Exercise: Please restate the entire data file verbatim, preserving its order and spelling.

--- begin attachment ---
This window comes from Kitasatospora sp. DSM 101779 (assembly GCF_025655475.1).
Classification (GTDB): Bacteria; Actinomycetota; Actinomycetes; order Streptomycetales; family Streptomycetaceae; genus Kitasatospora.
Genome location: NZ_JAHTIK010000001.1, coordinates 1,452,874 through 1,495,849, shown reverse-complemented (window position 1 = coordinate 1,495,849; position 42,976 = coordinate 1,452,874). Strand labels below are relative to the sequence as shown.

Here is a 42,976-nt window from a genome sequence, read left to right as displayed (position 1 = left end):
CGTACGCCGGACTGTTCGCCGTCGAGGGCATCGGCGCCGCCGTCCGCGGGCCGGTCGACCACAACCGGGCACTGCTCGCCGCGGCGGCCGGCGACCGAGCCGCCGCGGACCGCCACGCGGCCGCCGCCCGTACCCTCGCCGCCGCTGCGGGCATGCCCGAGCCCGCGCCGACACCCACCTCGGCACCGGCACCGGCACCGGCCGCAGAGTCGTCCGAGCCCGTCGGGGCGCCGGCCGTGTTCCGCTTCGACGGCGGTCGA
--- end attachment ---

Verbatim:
This window comes from Kitasatospora sp. DSM 101779 (assembly GCF_025655475.1).
Classification (GTDB): Bacteria; Actinomycetota; Actinomycetes; order Streptomycetales; family Streptomycetaceae; genus Kitasatospora.
Genome location: NZ_JAHTIK010000001.1, coordinates 1,452,874 through 1,495,849, shown reverse-complemented (window position 1 = coordinate 1,495,849; position 42,976 = coordinate 1,452,874). Strand labels below are relative to the sequence as shown.

Here is a 42,976-nt window from a genome sequence, read left to right as displayed (position 1 = left end):
CGTACGCCGGACTGTTCGCCGTCGAGGGCATCGGCGCCGCCGTCCGCGGGCCGGTCGACCACAACCGGGCACTGCTCGCCGCGGCGGCCGGCGACCGAGCCGCCGCGGACCGCCACGCGGCCGCCGCCCGTACCCTCGCCGCCGCTGCGGGCATGCCCGAGCCCGCGCCGACACCCACCTCGGCACCGGCACCGGCACCGGCCGCAGAGTCGTCCGAGCCCGTCGGGGCGCCGGCCGTGTTCCGCTTCGACGGCGGTCGA